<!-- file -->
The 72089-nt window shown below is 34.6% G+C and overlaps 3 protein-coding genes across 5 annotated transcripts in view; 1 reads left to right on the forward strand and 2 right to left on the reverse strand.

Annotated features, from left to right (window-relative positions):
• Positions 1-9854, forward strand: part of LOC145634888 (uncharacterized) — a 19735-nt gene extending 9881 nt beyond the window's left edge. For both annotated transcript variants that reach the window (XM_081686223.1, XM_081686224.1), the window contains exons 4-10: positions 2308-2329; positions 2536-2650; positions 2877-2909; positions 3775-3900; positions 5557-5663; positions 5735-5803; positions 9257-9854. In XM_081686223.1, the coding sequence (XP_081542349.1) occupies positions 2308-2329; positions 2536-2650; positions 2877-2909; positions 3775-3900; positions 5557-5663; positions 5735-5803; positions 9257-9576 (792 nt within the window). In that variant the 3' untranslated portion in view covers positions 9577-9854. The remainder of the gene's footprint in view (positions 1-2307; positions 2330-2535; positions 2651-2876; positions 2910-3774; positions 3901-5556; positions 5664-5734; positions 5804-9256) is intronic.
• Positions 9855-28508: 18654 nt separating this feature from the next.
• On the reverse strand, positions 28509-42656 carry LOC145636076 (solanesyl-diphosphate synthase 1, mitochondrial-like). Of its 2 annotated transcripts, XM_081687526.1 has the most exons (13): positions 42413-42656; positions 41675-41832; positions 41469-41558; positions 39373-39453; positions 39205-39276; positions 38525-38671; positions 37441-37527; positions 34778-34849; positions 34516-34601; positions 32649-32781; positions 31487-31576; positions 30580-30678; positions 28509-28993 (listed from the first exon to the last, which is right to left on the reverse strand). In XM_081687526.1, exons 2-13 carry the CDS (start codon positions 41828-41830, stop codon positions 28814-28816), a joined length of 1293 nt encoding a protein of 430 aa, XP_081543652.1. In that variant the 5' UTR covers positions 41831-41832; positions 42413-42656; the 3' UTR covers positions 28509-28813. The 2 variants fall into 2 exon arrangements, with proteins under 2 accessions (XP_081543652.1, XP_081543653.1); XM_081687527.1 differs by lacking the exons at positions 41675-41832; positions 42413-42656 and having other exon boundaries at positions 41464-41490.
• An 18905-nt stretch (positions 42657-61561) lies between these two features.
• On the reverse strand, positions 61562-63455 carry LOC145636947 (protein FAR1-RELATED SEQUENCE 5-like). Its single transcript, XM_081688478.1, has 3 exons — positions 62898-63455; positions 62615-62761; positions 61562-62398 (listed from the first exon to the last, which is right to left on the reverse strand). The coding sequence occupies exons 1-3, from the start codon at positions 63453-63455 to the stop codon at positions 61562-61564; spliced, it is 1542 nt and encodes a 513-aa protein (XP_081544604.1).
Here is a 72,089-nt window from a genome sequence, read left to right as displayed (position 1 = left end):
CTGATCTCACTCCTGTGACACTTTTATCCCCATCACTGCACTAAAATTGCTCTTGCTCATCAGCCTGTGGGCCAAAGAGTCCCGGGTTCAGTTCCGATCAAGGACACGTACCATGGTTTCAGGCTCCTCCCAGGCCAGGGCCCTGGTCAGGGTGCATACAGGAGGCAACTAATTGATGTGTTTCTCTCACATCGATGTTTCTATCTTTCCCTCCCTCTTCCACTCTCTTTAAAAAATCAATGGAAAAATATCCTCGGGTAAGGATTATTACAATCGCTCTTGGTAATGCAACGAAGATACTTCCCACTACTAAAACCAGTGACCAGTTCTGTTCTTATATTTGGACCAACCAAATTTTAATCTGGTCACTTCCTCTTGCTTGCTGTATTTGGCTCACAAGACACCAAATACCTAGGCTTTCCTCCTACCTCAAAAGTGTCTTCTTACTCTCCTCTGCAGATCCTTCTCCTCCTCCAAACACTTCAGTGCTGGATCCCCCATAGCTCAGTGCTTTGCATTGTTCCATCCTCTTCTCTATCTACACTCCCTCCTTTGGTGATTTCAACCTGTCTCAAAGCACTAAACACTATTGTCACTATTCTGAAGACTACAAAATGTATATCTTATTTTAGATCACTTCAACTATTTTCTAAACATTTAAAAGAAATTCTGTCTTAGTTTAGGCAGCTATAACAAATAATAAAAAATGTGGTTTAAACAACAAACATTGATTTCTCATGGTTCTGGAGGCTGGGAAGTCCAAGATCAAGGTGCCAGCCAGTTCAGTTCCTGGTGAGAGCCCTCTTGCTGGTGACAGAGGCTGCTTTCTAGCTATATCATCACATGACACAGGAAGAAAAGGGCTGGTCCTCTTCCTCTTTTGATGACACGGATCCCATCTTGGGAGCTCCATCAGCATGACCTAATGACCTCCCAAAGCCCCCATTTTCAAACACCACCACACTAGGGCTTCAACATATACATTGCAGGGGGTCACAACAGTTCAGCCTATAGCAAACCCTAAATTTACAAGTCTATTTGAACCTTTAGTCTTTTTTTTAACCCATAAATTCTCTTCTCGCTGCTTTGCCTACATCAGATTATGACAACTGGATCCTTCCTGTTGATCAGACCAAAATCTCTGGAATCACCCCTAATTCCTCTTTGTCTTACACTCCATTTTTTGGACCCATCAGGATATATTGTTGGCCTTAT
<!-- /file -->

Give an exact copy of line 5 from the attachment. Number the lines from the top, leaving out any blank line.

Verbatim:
• On the reverse strand, positions 28509-42656 carry LOC145636076 (solanesyl-diphosphate synthase 1, mitochondrial-like). Of its 2 annotated transcripts, XM_081687526.1 has the most exons (13): positions 42413-42656; positions 41675-41832; positions 41469-41558; positions 39373-39453; positions 39205-39276; positions 38525-38671; positions 37441-37527; positions 34778-34849; positions 34516-34601; positions 32649-32781; positions 31487-31576; positions 30580-30678; positions 28509-28993 (listed from the first exon to the last, which is right to left on the reverse strand). In XM_081687526.1, exons 2-13 carry the CDS (start codon positions 41828-41830, stop codon positions 28814-28816), a joined length of 1293 nt encoding a protein of 430 aa, XP_081543652.1. In that variant the 5' UTR covers positions 41831-41832; positions 42413-42656; the 3' UTR covers positions 28509-28813. The 2 variants fall into 2 exon arrangements, with proteins under 2 accessions (XP_081543652.1, XP_081543653.1); XM_081687527.1 differs by lacking the exons at positions 41675-41832; positions 42413-42656 and having other exon boundaries at positions 41464-41490.